Heart rate recovery in adult individuals with asthma

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Submitted: March 21, 2022
Accepted: May 10, 2022
Published: May 13, 2022
Abstract Views: 1008
PDF: 257
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Slow heart rate recovery (HRR) after exercise is a predictor of overall mortality in individuals with and without cardiovascular or respiratory disorders. No data on adults with asthma are available. The purpose of the study is to evaluate the prevalence of slow HRR in these individuals as compared with those with chronic obstructive pulmonary disease (COPD). We performed a retrospective analysis of baseline characteristics and physiological response to the six-minute walking distance test of stable individuals with asthma or COPD. Slow HRR was defined as HRpeak - HR at 1 minute after end exercise <12 bpm. Individuals with asthma walked significantly longer (median (IQR): 455 (385-512) vs 427 (345-485) meters; p=0.005) with a lower prevalence of slow HRR (30.3% vs 49.0%, respectively: p<0.001) than those with COPD. Individuals with asthma and slow HRR were older and walked less than those with normal HRR, without any difference in airway obstruction or in disease severity. Multivariate analysis showed that only the difference HRpeak - baseline HR (∆HR), was a predictor of slow HRR in both groups. More than 30% of adult individuals with asthma may show slow HRR. Only exercise ∆HR but no baseline characteristic seems to predict the occurrence of slow HRR.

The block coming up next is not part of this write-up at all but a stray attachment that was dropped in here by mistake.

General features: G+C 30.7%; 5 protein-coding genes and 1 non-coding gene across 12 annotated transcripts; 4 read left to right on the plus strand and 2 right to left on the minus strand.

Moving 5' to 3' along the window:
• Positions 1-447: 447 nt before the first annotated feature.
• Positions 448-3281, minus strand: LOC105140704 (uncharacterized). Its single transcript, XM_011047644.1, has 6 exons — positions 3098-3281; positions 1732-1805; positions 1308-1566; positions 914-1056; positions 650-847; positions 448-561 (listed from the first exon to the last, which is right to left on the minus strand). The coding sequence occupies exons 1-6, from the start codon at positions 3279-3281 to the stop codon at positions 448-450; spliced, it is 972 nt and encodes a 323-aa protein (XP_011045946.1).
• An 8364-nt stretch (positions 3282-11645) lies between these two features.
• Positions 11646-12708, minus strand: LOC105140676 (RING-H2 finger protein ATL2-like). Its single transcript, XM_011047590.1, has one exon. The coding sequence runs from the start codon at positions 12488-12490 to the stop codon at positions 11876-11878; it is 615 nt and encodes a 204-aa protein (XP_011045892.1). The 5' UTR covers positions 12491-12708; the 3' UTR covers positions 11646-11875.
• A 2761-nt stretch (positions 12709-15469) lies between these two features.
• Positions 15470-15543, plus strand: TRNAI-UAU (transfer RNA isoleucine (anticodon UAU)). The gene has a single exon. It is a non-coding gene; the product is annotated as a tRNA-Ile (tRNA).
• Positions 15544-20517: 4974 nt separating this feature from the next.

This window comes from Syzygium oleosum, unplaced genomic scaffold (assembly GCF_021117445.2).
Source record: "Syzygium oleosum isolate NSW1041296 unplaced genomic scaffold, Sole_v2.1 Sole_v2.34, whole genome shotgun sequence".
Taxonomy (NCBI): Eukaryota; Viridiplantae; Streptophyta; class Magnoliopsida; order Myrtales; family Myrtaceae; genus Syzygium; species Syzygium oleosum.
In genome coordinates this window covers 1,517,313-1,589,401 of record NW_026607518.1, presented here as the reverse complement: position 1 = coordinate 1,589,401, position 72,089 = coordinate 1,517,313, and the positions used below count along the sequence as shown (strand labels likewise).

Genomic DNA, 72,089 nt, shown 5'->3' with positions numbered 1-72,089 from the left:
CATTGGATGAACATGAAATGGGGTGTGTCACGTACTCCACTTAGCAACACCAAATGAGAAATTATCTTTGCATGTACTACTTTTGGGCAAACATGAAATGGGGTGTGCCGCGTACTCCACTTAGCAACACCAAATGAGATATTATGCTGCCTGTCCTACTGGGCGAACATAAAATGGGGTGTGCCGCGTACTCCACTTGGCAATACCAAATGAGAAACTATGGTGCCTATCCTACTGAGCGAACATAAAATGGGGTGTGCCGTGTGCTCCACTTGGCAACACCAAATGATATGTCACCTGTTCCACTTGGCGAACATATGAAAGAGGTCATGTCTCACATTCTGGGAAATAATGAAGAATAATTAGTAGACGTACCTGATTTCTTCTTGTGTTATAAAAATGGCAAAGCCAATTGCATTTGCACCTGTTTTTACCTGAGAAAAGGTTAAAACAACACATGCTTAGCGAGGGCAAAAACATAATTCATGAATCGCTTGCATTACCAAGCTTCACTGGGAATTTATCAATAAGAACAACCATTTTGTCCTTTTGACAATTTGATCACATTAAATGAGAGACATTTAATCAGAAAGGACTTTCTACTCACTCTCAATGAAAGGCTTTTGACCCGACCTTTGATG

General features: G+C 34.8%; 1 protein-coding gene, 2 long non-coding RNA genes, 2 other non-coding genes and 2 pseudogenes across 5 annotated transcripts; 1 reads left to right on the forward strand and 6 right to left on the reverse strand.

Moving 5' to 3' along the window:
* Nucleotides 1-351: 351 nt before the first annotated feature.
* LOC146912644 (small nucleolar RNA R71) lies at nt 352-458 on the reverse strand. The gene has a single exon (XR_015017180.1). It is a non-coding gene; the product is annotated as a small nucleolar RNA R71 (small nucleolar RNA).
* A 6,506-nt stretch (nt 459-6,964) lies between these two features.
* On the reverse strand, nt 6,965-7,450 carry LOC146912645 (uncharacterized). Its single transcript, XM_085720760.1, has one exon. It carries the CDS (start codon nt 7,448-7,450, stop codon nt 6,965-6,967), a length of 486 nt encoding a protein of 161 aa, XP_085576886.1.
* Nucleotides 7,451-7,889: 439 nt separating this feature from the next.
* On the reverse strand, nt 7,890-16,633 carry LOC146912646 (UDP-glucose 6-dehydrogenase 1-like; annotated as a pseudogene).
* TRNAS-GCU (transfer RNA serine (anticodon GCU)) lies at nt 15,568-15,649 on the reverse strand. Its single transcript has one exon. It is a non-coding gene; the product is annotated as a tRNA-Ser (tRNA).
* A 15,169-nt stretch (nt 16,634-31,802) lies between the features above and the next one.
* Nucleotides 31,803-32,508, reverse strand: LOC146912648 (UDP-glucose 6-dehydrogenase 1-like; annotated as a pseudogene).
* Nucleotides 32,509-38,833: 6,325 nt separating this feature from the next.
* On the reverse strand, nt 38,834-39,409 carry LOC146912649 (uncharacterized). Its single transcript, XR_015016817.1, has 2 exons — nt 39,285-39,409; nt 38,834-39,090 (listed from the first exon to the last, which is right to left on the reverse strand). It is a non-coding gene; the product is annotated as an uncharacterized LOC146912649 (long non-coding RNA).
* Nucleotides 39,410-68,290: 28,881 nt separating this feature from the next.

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How to Cite

Zampogna, Elisabetta, Nicolino Ambrosino, Federico Mattia Oliva, Giovanni Sotgiu, Laura Saderi, Gioele Cremonese, Giorgio Bellelli, Antonio Spanevello, Fabio Angeli, and Dina Visca. 2022. “Heart Rate Recovery in Adult Individuals With Asthma”. Monaldi Archives for Chest Disease 93 (1). https://doi.org/10.4081/monaldi.2022.2265.